the corrupt and grafting police. Such an exposure would rock the world of the police,
politicians and purveyors of vice.
The gunmen who shot Herman Rosenthal were eventually apprehended. They were local
thugs named: Jacob Seidenschneer (alias Whitey Lewis), Harry Horowitz (alias Gyp
the Blood), Louis Rosenberg (alias Lefty Louie) and Frank Cirofifi (alias Dago Frank).
All were quickly tried and found guilty of murder and sentenced to die in the electric
chair. By 1914 all four had been executed without much fanfare. But a larger question
remained to make this a worldwide criminal justice event: who ordered these thugs
to make the hit?
One of the chief suspects was the police, particularly one lieutenant by the name
of Charles Becker. Becker was head of one of the department's three special task
forces, popularly called "strong arm squads," who had been raiding Rosenthal's houses
bringing him to the brink of bankruptcy. Rumor had it that Becker was a corrupt cop
and that Rosenthal was going to expose him and the entire department to a news reporter.
In addition, supposedly, Becker and Rosenthal had been partners in one stuss house
but had a falling out.
Then there was the head of New York 's underworld, Arnold Rothstein, "The Big Bankroll"(q.v.)
and the man generally credited with establishing the nationwide organized crime syndicate
which became known as the Mafia. (Organized crime's top leadership has always been
heavily Jewish, not Italian as legend has it.) Rothstein's interests were at stake
and a big expose which resulted from Beansie spilling the beans would have cost him
money and legal exposure. If the Jewish street hoods like Gyp the Blood were the
puppets and Becker was the puppet master, Rothstein was the craftsman who made the
Bridgey Webber was a member of the gambling crowd running houses in both uptown and
downtown areas. Some of them provided opium as well. His relations with the police
was good and his fortunes went up as Herman's went down. When he had heard that Herman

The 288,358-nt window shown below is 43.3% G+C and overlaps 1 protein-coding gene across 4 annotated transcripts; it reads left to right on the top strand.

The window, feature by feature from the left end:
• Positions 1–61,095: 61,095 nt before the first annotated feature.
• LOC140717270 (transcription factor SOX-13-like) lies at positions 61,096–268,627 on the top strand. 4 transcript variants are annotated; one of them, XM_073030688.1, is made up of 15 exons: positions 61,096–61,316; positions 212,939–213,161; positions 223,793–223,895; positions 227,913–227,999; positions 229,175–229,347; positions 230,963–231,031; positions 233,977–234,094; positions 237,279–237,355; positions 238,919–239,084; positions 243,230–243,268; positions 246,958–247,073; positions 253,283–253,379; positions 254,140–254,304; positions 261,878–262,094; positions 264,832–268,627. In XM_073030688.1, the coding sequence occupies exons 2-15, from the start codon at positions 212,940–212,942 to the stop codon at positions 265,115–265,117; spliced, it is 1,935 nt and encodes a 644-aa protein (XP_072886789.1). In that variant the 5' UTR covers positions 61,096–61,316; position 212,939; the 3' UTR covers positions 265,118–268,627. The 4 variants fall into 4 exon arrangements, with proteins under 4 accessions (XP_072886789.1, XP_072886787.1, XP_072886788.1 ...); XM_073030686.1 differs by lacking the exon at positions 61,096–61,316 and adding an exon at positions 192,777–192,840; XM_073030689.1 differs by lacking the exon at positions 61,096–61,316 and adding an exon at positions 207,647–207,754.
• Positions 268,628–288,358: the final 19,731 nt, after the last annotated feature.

was going to blab to the papers he was enraged. "Just because you are not making
it don't ruin it for the rest of us," he was reported to tell Rosenthal.
Webber and his crew ran interference for the gunmen. The night of the murder "Boob"
Walker was in the Metropole. Boob was a bodyguard for Bridgey. When he left around
11 p.m. all the taxis and most of the pedestrian traffic went to a trickle for the
next two hours. Mysteriously taxis were dispatched on "goose-chase" errands far off
of the Times Square area. The first police on the scene were given incorrect descriptions
of the car and the gunmen by amazingly observant "witnesses"; a newspaper boy who
got the correct license number had to take his information directly to the District
Attorney before anyone paid any attention.
Bald Jack Rose (his real name was Jacob Rosenzweig) was seen before, during, and
after the shooting standing in darkened doorways talking to a variety of men at the
crime scene. Later he admitted to being a stool pigeon for the police and that many
raids on Rosenthal had been instigated based upon his information. He was known to
Charles Whitman, the District Attorney, was an enormously ambitious man. the conviction
of the hit men was not enough. He wanted the brains behind the killing. He wanted
what all prosecutors want: a conviction. But more than that he wanted to become governor
of New York , which the Rosenthal case would get him shortly. He would serve two
terms as governor. He wanted to become president of the United States too but that
Whitman meticulously traced the murder of Rosenthal back to the corrupt cop, Charles
Becker, and after two trials Becker was executed in the electric chair on July 30,
1915, the only serving police officer in the history of the United States ever to
suffer the extreme penalty.
The Rosenthal murder case offers an clear insight into the nature of the American
underworld in the years just before Prohibition changed the rules forever—corrupt,
penny-ante, treacherous, and heavily Jewish.